The Life of Laura Ingalls Wilder: Part 4

A Happy Marriage with Troubled Years Before Settling in Missouri

The newlyweds had a rough few years following their wedding.  Despite the happy occurrence of the birth of their daughter Rose in 1886, they were otherwise plagued by bad weather, drought, and illness that pushed them to the brink of poverty.  Almanzo, who was a vigorous worker, became partially paralyzed following complications from diphtheria -- this rendered him unable to perform the labor associated with wheat farming.  

Everything got worse in August, 1889 when they had a son who died two weeks after birth.  In the same month, the family lost their house to a fire and all of their crops to drought.  They were penniless, fed up, and unsure about their future prospects, so they moved to the Wilder family farm in Spring Valley, Minnesota in 1890.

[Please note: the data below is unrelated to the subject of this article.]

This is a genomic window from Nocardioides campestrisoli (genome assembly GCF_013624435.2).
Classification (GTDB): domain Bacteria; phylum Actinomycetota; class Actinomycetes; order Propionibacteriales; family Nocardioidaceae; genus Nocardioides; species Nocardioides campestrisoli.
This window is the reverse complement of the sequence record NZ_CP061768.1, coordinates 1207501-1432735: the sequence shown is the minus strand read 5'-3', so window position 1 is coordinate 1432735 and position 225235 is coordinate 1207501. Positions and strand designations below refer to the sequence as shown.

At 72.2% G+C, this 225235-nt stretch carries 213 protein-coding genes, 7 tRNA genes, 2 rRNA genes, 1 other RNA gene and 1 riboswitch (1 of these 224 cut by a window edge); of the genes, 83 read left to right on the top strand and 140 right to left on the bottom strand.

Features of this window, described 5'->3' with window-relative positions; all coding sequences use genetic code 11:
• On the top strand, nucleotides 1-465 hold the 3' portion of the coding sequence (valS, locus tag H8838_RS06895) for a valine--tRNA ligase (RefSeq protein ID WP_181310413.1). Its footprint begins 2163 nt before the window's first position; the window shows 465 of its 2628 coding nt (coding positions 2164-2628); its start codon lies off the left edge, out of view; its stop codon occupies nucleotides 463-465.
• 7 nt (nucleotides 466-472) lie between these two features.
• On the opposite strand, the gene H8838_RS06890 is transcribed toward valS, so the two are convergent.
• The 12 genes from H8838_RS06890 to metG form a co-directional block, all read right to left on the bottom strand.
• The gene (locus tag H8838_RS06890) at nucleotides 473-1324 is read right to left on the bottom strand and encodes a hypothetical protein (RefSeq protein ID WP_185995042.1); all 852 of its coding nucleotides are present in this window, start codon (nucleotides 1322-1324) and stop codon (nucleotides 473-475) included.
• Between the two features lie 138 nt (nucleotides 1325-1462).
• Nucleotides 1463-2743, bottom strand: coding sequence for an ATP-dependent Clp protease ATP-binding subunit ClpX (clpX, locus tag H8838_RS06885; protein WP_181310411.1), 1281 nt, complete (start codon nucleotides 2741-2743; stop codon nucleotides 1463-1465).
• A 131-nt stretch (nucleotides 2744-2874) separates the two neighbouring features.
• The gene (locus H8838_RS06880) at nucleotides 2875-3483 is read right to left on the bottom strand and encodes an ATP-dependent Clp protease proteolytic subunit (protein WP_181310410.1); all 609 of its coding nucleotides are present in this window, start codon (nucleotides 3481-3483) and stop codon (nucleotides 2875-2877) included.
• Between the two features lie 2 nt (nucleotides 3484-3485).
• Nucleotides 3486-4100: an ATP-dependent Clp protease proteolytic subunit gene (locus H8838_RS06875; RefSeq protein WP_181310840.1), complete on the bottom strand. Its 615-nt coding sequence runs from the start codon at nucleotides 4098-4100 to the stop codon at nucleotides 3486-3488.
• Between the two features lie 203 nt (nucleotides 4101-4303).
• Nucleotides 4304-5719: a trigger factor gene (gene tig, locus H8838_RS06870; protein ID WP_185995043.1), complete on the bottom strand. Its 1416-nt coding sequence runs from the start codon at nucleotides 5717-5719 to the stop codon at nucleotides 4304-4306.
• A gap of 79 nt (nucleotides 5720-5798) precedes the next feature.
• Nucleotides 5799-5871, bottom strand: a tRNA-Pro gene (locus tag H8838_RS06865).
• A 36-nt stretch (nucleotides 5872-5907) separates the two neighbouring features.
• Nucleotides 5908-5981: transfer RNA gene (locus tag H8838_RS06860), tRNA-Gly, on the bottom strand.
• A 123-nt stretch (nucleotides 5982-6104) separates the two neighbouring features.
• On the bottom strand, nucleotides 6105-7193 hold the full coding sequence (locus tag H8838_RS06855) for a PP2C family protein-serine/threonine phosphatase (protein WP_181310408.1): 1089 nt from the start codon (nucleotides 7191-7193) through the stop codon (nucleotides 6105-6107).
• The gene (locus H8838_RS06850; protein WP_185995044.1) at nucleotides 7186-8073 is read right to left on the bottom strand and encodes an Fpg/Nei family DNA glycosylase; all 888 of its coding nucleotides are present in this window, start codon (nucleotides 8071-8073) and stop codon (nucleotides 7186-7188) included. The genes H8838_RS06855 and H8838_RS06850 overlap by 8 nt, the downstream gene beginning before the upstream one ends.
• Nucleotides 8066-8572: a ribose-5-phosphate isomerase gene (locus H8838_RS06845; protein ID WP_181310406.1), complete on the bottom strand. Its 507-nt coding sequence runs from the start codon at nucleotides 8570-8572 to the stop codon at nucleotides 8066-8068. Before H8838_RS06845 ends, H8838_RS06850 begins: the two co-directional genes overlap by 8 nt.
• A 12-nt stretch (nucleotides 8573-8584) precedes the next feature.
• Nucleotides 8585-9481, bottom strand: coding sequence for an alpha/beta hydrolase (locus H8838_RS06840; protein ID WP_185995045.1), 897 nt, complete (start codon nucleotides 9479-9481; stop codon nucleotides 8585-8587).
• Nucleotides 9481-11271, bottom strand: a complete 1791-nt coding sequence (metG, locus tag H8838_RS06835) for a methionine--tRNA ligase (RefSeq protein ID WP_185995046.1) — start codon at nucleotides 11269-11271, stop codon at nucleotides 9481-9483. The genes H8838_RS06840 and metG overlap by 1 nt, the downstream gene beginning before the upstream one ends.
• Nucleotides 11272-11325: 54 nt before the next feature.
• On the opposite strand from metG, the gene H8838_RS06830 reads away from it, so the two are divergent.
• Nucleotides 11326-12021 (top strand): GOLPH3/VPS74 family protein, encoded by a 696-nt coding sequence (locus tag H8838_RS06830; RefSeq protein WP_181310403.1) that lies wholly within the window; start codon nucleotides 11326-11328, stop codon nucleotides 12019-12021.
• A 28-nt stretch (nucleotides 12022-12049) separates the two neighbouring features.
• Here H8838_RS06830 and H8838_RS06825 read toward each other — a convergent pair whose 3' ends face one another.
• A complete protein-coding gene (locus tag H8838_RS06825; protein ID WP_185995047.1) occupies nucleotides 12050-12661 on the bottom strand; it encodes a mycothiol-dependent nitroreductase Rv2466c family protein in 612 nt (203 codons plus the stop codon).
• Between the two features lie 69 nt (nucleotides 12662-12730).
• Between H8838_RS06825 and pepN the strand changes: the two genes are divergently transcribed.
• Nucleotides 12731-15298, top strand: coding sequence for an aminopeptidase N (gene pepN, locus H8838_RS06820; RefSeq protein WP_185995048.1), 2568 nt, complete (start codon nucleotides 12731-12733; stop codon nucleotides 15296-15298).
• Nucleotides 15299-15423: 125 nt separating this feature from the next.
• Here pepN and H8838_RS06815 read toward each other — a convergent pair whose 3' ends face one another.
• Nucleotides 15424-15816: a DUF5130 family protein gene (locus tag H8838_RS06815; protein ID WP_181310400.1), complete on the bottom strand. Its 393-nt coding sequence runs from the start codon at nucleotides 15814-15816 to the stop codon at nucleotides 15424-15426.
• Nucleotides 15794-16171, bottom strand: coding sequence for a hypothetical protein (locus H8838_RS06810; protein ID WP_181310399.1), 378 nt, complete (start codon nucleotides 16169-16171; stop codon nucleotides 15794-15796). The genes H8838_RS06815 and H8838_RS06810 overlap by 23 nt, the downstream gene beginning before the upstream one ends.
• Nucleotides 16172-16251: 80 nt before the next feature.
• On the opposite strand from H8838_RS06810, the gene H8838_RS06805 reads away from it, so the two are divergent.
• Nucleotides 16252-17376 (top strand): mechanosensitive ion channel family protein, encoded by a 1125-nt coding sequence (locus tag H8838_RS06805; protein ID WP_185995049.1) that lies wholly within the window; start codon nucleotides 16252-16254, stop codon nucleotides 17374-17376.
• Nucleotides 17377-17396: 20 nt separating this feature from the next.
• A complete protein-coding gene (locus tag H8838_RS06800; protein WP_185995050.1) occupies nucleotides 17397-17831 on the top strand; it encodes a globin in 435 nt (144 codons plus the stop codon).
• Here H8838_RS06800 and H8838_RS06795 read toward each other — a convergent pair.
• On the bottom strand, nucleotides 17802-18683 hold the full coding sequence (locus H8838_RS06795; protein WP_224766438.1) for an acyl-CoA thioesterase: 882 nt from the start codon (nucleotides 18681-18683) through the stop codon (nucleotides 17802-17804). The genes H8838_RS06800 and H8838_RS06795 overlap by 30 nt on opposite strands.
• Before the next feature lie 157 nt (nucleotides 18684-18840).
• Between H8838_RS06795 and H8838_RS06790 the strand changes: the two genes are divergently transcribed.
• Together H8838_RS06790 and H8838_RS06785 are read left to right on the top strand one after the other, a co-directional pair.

Laura and Almanzo in their first year of marriage, likely 1885 or 1886. 

 

The Ingalls family in 1891.  From left to right:  Caroline ("Ma"), Carrie, Laura, Charles ("Pa"), Grace, and Mary.  

The family took 1890 and 1891 to rest and recover, and the photos above and below from a studio session in 1891 shows that Laura was of good health and vitality at the end of her rest.